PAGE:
This review may contain spoilers. I can handle the truth.
Madi’s review published on Letterboxd:
This review may contain spoilers.
This awkwardly fluffy film states its goal outright only about thirty minutes into the movie. Alpha Waymond turns to Evelyn and says "You've felt it, institutions are collapsing the world is falling apart, we have to get back to the way things were" or something to that effect. This quote struck me and made the rest of the film make much more sense. The script is obnoxiously referential, nothing from beloved Pixar films to Wong Kar Wai is safe in this "Scary Movie 4" -esque tour de force through everything you might have enjoyed before the 2016 election. Desperate to claw back to the time when someone would excitedly ask you if you had heard of Rick and Morty. The Daniels seemed to have raided the trash can at a Geico advertising office and made off with the lowest dregs to fill their multiverse. And the only word I have for it is "grating".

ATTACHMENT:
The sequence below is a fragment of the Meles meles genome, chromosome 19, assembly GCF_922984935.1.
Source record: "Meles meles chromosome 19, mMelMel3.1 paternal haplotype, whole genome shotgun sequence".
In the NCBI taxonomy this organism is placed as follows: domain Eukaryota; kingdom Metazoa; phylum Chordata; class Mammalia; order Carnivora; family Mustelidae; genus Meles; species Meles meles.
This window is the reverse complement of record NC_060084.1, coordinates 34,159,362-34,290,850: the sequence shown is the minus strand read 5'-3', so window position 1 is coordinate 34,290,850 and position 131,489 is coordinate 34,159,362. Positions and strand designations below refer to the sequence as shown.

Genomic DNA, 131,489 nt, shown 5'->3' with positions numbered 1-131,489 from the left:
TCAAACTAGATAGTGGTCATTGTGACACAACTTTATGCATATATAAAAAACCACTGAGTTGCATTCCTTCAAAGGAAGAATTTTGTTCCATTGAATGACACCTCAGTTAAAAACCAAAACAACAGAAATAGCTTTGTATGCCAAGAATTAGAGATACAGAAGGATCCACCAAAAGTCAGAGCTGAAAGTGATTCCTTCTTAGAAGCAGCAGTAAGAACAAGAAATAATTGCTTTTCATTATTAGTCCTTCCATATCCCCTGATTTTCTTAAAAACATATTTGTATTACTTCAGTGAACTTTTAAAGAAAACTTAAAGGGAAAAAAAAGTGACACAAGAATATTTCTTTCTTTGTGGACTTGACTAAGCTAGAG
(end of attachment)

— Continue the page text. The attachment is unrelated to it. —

If the humor were the worst part of this movie that would be one thing. But the story, echoing Camus' Myth of Sisyphus about the struggle to find happiness in a world where ultimately nothing matters, doesn't actually rub off the way I felt like they might have meant it. Perhaps I'm approaching this too cynically but it seemed like the movie begs you to simply accept your lot in life. Out of all possible worlds, Evelyn finds herself in the worst one, the one where she achieved the least and finds herself the least fulfilled. The obvious discomfort that this fact produces for her isn't used to spark the impetus for change or personal growth but instead sends her on the journey to acceptance of her role to live and die in the Laundromat. While even flaccid geriatric liberals like Joe Biden give lip service to "Building Back Better" the Daniels seem to want us to be nicer to the rubble.